[1}…In an interlocutory judgment of 23 November 2018, I ordered Mr Slater to provide further particular discovery and to attend court to be orally examined. Since then, Mr Henry, for Mr Slater, has: applied for a temporary stay on the basis Mr Slater’s medical condition prevented him giving  instructions; foreshadowed an intention to apply for appointment of a litigation guardian; advised of Mr Slater’s bankruptcy; and advised that he has instructions to oppose new applications but that Mr Slater no longer defends the substantive proceeding.

[2] The plaintiffs have applied for orders that Mr Slater comply with the court orders for discovery and oral examination or be held in contempt of court. Mr Henry now submits, on Mr Slater’s instructions, that Mr Slater is no longer a party to the proceeding or able to engage a solicitor, because he is bankrupt, and he seeks a formal hearing on that issue. Mr Henry also says there are medical reports from February 2019 confirming Mr Slater is unable to give evidence in court.

[3] On 20 March 2019, I ordered this proceeding to continue against Mr Slater despite his bankruptcy, under a wide discretion in s 76(2) of the Insolvency Act 2006 (the Act).

The full judgment may be of interest to legal geeks (I’m not a legal person but have acquired a habit of reading through legal judgments), but here I’ll skip to the middle:

[16] In Minute No 15 of 2 April 2019, I did not consider there was any medical evidence on the basis of which I could be satisfied Mr Slater was then incapacitated so that I could appoint a litigation guardian for him. I noted Mr Slater appeared to intend not to comply with the discovery and oral examination orders, made in the 23 November 2018 judgment, and that he had sought to avoid complying with them from 14 December 2018 by successively applying for a stay on medical grounds, indicating he would apply for appointment of a litigation guardian, withdrawing instructions from counsel, indicating he would take no steps and applying for bankruptcy.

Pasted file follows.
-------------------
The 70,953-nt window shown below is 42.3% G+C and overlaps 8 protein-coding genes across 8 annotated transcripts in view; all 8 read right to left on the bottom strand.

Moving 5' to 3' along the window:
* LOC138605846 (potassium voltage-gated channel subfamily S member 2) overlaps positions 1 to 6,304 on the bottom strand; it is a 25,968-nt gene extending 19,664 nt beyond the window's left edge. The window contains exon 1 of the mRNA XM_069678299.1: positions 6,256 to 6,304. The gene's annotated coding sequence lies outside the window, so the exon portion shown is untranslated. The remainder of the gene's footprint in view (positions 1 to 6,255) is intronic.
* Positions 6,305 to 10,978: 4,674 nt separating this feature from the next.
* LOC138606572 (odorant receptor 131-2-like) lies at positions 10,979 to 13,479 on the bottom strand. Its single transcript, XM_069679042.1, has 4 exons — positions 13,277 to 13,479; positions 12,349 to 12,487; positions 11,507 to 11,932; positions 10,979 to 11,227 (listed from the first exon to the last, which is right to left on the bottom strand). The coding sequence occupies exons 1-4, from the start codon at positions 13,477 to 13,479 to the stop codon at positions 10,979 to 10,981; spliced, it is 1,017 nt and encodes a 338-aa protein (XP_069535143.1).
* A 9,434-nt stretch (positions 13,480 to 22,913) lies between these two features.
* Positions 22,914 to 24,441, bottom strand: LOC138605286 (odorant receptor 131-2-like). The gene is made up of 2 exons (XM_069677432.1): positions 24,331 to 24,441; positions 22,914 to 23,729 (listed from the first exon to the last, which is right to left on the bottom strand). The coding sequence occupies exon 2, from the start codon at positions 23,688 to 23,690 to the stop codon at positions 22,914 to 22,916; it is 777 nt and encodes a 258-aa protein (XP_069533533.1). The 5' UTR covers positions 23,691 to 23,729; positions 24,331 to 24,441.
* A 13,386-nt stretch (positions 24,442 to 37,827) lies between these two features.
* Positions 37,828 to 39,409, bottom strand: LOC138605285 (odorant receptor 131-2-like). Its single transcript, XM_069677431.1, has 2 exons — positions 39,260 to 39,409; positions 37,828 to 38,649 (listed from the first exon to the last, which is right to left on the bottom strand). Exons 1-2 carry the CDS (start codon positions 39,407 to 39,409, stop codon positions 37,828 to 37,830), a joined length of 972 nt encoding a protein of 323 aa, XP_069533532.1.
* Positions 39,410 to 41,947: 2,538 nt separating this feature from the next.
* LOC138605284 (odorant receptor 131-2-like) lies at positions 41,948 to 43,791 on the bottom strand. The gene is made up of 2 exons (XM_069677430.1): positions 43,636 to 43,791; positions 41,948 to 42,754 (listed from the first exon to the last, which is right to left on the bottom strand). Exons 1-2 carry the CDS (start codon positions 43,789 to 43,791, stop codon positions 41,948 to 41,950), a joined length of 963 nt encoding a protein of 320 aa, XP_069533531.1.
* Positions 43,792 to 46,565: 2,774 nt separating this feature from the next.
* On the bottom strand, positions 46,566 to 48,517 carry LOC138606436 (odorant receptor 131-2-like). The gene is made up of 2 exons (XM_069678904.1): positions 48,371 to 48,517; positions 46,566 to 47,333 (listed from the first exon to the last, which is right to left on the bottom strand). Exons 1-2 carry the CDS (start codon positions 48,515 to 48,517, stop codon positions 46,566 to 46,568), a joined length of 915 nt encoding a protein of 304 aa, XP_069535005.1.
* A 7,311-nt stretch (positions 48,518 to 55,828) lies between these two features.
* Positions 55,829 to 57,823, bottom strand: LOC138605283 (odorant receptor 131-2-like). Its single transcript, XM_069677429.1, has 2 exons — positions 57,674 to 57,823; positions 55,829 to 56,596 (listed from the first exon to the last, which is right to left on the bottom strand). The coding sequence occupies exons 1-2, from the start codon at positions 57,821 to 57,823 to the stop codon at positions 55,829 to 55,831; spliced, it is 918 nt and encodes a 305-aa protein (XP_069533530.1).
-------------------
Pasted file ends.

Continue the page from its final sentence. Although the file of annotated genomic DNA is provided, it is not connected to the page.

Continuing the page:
So the judge is nu buying Slater’s claims without evidence.

And to the end.

[28] Section 76(2) of the Act provides that “on the application by any creditor or other person interested in the bankruptcy, the court may allow proceedings that had already begun before the date of adjudication to continue on the terms and conditions that the court thinks appropriate”. That is, if anything, wider than the court’s discretion in the predecessor section which was characterised by the High Court as wide.

[29] Under the discretion, on 20 March 2019, I ordered this proceeding to continue against Mr Slater. I consider it is an implicit term of that order that Mr Slater must comply with orders made against him in the proceeding, which was one of the reasons why the plaintiffs sought its continuation against him. If that was not sufficiently implicit, I now make it explicit under that discretion and/or under the inherent jurisdiction of the High Court to supervise proceedings before it. That means Mr Slater must comply with the court orders irrespective of Mr Henry’s argument about the effect of his bankruptcy. Given that, I do not consider the court and the parties need to incur yet further delays from, and the expense of, argument about that issue. Further argument is not required.

[30] Mr Slater must comply with the orders personally if the Official Assignee cannot do so through the exercise of the Assignee’s powers. The order to be examined orally must be complied with by Mr Slater personally, subject to what I say below about his medical condition. If the Official Assignee has possession of, and control over, Mr Slater’s documents sufficient to discharge Mr Slater’s obligations under the discovery order then I request the Official Assignee to arrange compliance with that order. Otherwise, Mr Slater will need to comply with that obligation personally too.